Free or low-cost options like swapping manuscripts or getting a beta readers can be time-consuming. Paid options like workshops can be more expensive than editing, but will include training as well as feedback.

You, too, can meet other writers through workshops (in person or online) and through online forums like Critters.org. Here’s an article from 2019 with several options for connecting with other writers.

(You can also pay for beta reading. Here’s an excellent article by Cara Trent of Midnight Quill on the difference between beta reading and editing.)

Then there’s the third option…

One example of the workshop + critique option is the famous Odyssey Workshop, a long-running program for writers of speculative and horror fiction. Odyssey offers critique services for full or partial manuscripts (currently a critique for a novel of 80,000 words is $1,200). I love Odyssey director Jeanne Cavelos’ clarity in describing the service.

Or there’s Sewanee, a long-running literary workshop hosted by the University of the South. The feedback option at Sewanee consists of being matched with a faculty member who will read your manuscript for a fee. They then meet with you to discuss it.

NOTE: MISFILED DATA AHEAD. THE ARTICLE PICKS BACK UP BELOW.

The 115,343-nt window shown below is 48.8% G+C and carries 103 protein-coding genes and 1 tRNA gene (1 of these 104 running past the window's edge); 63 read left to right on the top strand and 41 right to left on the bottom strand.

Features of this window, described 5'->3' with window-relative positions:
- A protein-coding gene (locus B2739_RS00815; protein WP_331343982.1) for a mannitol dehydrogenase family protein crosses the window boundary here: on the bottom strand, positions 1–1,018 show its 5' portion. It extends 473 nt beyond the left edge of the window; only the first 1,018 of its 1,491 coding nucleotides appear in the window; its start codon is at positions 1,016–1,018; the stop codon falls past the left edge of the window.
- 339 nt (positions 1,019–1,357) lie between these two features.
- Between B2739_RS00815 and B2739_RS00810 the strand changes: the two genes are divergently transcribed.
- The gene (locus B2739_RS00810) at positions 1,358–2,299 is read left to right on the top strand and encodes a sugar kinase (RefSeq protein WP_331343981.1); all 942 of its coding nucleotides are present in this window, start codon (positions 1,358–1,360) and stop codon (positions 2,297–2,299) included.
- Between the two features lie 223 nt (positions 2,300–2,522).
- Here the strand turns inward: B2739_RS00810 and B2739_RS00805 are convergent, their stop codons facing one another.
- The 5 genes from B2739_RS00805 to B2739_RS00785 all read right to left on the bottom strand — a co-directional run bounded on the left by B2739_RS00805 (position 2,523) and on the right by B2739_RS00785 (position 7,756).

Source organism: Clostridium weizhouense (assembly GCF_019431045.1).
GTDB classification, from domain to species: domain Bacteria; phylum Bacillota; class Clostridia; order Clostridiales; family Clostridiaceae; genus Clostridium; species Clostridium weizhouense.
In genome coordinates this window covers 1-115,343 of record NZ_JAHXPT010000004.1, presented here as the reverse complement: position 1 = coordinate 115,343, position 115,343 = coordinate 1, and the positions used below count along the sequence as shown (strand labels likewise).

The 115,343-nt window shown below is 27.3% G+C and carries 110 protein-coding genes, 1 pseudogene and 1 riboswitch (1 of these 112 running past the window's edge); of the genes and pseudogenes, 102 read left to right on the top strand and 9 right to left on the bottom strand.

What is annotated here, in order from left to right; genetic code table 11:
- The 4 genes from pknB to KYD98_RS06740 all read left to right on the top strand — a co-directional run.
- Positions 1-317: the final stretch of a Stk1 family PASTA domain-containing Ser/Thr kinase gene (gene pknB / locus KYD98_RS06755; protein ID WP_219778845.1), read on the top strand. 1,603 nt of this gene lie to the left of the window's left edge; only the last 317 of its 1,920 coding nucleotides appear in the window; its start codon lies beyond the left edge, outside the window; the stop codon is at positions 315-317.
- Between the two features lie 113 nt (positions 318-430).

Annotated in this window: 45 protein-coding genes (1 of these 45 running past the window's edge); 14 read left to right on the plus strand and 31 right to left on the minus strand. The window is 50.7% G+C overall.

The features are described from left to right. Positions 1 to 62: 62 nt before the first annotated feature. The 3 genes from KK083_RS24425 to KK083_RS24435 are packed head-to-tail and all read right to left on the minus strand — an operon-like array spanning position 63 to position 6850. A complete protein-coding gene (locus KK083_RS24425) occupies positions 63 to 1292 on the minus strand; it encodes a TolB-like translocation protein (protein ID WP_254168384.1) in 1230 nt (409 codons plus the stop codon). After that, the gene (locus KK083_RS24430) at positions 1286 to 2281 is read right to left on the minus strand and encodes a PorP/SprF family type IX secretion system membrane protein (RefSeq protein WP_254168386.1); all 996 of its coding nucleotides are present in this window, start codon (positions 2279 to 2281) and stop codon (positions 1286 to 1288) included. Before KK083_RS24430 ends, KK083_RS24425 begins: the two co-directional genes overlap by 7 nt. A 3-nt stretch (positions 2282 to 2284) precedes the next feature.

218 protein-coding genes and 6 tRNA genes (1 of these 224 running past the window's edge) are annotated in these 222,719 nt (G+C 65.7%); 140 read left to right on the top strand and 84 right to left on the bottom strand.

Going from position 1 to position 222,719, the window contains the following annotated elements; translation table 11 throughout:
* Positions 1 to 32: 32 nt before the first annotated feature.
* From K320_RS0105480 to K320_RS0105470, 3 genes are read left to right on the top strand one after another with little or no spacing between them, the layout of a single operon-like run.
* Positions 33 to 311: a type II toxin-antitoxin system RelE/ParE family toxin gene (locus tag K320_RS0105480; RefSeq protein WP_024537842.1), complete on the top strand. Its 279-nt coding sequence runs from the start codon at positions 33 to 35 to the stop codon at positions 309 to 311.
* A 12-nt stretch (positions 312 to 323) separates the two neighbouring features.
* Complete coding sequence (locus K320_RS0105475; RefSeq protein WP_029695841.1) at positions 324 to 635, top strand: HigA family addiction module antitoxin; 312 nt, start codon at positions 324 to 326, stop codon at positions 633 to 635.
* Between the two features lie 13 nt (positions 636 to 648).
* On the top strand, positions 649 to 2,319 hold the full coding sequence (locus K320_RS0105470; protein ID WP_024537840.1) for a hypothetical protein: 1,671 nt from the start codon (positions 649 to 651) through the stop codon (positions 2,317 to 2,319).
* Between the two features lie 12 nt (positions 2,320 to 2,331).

In both Sewanee and Odyssey, you need to attend the program as well. In fact, the main point of these programs are the workshops. Those can be an investment. Sewanee’s tuition and board is $2,000 (tuition $1,100, board $900), though you can apply for financial aid through a scholarship or fellowship. Odyssey’s application fee is $45 and the program is $2,600. Odyssey also offers financial aid and scholarships.

Both require a writing sample as part of your application. Both are competitive, with many more applicants than spots–especially for the funded spots. (In fact, it can be a great exercise to review their application guidelines and see what they’re looking for.)

If you’re aiming for traditional publishing, the benefit of attending a program like Sewanee or Odyssey is that you will meet published writers and agents, make connections, and get an inside look at what it takes to be a successful writer. If you’re aiming for traditional publishing, this is a good idea. I am backed up on this by the brilliant Betsy Lerner, who has 35 + years in the publishing business.